In his writing, Buddhist Teacher Gil Fronsdal illustrates the power of careful listening by sharing a famous story from the Ramayana, an epic poem in the Hindu tradition. The story tells of Rama walking in the forest with some companions. When Rama starts hearing the faint whisper of a voice, he asks his companions if they can hear it. They say, “No.” Rama begins to walk towards the whisper. As he gets closer, he recognizes it is his name that is being spoken, “Rama…Rama.” As the voice becomes louder, his friends still say they can’t hear it. Finally, Rama comes to a large boulder from which the sound comes. He then places his two hands gently on the boulder. At this point the rock breaks open and inside is a person who has been stuck in the rock through a magic spell. By listening to the whisper, he was able to discover what was locked up and then release it.
Recently a fellow therapist asked me for some help in dealing with conspiracy theories that were coming up in the work with her clients. One conspiracy in particular she was having trouble with is called the agenda 21 conspiracy theory, which I hadn’t really heard of until she mentioned it to me. This conspiracy claims that the pandemic is part of the UN secret plan to depopulate the world. In an effort to help her I wrote down some quick questions with the intention to get at what was inside this rock (Rama’s rock). Because of the nature of this conspiracy, COVID as a plan to depopulate the world. I got curious about the values embedded in taking up that particular theory. Because I believe that embedded in any problem story are values and meanings that have been subjugated by the story, or theory. So, some questions I offered up included; It seems to me you have concern for people and their safety? And because this story is a UN type conspiracy theory, I might ask, are other cultures important to you? Hopefully, if we start to go down this line of inquiry, other questions might include, how did you come to appreciate other cultures? What was an early influence in this concern for others? I offered several other questions along the same line in an effort to get a better understanding. And I want to be clear here that this understanding is not in an effort of agreement but rather it simply is a means of generating curiosity about difference. With the understanding that respectful attempts to understand might foster new forms of what Sheila McNamee calls radical presence, coordinated activity and coordinated focused on tolerance of difference.
So, asking questions that make visible what others might be valuing, in attempt to find commonalities. Hard work for sure. But we are doing is not working. To quote Zen teacher John Tarrant; To hear the world is to love the world, is to lose yourself, is to keep company with people in the world.”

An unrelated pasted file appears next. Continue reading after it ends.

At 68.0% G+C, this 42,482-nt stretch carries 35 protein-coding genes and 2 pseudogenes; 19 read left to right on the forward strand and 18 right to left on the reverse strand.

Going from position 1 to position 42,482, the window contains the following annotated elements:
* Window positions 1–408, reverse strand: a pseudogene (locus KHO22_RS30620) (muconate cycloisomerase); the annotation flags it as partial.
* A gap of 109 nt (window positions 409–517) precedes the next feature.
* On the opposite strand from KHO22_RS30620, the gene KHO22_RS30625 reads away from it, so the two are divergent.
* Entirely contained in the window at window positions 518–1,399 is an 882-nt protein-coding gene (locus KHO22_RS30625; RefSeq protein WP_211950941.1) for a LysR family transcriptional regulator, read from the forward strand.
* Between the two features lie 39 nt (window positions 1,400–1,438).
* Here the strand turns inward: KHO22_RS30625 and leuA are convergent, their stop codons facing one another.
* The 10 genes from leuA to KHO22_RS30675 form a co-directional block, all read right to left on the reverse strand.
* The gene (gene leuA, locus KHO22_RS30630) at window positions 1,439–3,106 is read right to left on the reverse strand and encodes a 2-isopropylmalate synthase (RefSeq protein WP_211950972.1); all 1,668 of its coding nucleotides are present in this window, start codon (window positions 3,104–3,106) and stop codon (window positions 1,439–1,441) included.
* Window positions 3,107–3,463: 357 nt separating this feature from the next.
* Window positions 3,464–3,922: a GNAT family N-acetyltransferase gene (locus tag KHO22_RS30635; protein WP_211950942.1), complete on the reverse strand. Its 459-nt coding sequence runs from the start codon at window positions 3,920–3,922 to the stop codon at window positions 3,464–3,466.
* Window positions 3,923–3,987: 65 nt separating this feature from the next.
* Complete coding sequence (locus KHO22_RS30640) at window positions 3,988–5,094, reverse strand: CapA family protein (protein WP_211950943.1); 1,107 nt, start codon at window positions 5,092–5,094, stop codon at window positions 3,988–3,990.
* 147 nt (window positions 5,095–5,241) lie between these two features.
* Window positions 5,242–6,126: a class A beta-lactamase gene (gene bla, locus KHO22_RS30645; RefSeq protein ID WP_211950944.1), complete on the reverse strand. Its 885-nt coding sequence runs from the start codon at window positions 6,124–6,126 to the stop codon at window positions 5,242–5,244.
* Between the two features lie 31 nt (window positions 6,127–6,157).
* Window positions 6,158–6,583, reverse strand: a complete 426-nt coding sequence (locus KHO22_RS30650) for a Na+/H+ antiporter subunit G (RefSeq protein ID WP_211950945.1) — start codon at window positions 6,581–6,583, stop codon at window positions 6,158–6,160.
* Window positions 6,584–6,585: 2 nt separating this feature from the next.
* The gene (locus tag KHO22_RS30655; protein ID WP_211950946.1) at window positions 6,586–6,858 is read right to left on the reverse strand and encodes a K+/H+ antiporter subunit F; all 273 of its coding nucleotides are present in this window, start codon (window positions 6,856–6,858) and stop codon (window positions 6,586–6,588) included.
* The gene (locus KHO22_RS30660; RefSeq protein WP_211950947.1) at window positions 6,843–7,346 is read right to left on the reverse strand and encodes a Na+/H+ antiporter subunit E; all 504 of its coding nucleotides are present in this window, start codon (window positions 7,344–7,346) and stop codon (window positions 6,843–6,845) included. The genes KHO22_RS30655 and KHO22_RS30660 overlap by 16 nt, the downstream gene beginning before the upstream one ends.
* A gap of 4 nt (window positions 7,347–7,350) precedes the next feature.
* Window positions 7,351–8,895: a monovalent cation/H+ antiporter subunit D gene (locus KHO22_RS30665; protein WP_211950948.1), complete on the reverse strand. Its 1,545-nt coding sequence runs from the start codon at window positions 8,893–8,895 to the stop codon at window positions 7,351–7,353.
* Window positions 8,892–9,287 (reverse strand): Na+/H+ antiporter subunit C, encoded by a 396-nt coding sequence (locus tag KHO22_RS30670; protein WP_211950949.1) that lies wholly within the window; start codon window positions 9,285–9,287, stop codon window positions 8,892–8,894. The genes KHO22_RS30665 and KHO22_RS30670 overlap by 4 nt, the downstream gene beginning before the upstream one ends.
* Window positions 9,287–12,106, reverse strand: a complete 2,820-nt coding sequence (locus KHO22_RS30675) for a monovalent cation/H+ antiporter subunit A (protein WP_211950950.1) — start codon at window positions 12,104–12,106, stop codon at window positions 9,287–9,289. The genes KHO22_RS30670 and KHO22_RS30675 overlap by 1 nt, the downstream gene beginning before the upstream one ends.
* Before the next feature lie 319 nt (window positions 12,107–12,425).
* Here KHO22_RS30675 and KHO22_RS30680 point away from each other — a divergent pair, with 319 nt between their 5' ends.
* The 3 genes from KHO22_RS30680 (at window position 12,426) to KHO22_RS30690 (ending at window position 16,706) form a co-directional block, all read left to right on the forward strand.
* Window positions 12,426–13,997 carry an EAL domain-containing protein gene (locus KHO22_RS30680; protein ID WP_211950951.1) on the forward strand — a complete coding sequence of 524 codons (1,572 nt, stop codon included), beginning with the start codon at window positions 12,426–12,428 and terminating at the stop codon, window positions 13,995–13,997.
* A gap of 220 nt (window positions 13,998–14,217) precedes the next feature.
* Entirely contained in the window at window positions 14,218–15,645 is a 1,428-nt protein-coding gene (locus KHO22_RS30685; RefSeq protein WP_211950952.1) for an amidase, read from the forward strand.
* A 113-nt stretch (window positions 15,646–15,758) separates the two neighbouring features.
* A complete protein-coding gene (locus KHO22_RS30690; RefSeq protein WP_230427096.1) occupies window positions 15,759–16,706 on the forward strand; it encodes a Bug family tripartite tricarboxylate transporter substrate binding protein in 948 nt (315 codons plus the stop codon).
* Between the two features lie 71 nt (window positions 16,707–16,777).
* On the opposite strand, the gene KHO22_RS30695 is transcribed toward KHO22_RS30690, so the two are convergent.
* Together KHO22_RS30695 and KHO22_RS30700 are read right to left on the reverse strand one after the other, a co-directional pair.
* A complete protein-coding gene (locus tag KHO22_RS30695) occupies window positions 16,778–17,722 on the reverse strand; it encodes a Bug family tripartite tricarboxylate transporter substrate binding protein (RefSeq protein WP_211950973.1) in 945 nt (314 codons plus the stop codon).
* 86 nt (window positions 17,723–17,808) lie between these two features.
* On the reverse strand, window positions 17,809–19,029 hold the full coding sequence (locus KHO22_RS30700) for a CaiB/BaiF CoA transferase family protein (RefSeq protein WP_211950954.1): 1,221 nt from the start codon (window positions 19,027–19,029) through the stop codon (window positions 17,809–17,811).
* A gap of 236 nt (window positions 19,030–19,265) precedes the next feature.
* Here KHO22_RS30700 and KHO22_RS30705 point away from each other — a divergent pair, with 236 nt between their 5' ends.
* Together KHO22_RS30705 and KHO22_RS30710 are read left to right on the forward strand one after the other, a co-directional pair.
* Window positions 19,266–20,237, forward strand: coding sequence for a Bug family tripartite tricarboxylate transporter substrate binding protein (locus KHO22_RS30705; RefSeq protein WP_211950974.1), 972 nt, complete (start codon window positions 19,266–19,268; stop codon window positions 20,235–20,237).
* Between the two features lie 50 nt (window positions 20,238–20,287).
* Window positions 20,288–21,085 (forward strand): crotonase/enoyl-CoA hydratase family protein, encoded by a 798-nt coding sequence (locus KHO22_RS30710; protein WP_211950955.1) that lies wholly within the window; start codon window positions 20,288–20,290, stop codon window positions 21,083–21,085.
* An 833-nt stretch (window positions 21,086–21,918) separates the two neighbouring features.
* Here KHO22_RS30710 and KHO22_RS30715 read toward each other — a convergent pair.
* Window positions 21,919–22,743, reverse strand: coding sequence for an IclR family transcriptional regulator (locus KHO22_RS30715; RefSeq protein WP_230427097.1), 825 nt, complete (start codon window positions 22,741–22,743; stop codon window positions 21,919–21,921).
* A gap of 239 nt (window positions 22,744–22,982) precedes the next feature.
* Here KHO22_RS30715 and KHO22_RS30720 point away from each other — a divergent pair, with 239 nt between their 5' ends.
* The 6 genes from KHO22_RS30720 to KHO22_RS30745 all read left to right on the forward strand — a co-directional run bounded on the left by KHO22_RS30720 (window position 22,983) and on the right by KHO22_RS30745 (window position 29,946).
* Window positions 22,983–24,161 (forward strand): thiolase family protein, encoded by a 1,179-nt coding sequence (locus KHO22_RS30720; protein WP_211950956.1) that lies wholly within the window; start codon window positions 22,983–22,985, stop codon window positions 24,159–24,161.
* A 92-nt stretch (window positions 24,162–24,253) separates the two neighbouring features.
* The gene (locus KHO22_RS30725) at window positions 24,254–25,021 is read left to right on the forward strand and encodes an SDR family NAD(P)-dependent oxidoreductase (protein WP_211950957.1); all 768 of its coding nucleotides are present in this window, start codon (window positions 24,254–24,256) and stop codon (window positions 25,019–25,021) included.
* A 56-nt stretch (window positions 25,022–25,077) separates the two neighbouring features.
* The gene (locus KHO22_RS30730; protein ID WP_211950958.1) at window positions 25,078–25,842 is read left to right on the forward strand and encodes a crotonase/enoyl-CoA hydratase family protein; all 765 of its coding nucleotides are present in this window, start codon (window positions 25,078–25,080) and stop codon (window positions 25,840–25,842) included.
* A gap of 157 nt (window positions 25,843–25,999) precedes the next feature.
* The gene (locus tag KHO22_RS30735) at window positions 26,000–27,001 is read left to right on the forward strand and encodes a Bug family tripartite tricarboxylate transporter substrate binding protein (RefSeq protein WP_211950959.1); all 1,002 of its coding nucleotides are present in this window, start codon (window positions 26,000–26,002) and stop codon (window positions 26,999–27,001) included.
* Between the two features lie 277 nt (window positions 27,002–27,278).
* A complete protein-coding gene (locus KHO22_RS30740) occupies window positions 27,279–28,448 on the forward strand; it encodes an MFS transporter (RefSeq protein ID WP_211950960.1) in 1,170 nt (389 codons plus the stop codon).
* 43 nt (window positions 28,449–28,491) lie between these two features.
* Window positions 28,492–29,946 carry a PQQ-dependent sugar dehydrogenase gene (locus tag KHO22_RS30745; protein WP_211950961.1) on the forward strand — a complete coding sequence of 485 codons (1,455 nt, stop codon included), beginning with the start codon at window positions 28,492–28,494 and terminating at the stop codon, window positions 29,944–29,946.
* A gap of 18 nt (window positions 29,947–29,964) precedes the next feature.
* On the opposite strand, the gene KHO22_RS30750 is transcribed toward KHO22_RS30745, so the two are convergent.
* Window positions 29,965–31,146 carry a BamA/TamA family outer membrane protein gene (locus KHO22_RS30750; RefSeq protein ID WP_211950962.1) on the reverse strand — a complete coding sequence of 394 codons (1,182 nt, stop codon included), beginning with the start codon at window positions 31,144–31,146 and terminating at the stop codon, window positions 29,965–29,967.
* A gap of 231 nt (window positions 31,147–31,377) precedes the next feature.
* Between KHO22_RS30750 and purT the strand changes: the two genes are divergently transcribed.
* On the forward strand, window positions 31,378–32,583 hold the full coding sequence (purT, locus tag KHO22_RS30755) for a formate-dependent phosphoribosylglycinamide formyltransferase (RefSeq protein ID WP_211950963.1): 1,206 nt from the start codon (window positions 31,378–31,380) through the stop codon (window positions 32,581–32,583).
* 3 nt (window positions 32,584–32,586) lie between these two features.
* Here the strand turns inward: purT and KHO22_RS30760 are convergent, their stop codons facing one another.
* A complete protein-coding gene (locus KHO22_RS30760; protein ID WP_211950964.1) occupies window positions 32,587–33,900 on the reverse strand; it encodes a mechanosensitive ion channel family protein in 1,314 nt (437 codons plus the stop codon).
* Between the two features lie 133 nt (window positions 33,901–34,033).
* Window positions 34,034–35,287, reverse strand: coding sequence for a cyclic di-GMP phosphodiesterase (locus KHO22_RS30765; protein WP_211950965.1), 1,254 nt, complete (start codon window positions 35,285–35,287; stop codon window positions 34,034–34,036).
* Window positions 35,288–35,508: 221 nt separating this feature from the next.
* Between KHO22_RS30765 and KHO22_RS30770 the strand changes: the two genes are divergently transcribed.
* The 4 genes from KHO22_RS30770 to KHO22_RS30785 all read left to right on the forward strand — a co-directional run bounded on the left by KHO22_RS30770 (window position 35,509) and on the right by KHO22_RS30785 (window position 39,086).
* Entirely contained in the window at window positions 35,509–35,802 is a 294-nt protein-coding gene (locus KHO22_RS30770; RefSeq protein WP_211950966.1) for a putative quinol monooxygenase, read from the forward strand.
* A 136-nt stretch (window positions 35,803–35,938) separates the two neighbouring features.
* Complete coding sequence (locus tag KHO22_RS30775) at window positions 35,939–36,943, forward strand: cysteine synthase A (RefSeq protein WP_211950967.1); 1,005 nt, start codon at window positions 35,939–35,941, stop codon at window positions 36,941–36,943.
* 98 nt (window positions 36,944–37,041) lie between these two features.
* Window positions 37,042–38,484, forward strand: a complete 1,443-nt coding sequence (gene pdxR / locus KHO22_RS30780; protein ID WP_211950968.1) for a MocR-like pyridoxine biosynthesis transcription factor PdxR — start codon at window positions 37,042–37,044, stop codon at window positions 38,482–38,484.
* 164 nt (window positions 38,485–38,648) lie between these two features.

Nobody listens anymore. I believe when we listen deeply and practice curiosity with an open heart, we become bodhisattvas. Easing the suffering in the world perhaps just a little. Or maybe a lot.
I have argued that our hope lies in embracing uncertainty, not knowing, and a letting go of some of the tools of critique that have previously worked so well. That’s a big ask I know.
I want to close by sharing a bit about liminal space. For some time now we have all experienced imposed liminal space. We have been thrust into a restructuring of our lives that we didn’t ask for, or plan for. The world has, at a rapid pace, become increasingly more chaotic, and scary. Well, at least for me. This has made us all vulnerable to anyone with a good story and a sense of certainty. Who do we trust? Where do we put our faith?
Liminal space is the time between the ‘what was’ and the ‘next.’ It is a place of transition, waiting, and not knowing. These thresholds of waiting and not knowing our ‘next’ are everywhere in life and they are inevitable. Each ushers in a new chapter of life and holds varying degrees of disruption.
I think it’s clear now that the old ways of doing things are not working. We are rapidly losing our ability to be relational. The unknown new is out there to be discovered. If our liminal spaces are approached intentionally and within community, rather than staying paralyzed, running away or going at it alone, we can boldly approach it and confidently move forward into our futures. If we make friends with uncertainty, and abandon certainty, we are less at risk of being captured by conspiracy stories. What the world needs now is listeners and askers of good questions. The best advice is a good question.
If my Zen practice has taught me anything, it’s that we are all connected, or as Thich Nhat Hanh says, we inter-are. You, me, and the conspiracy theorist.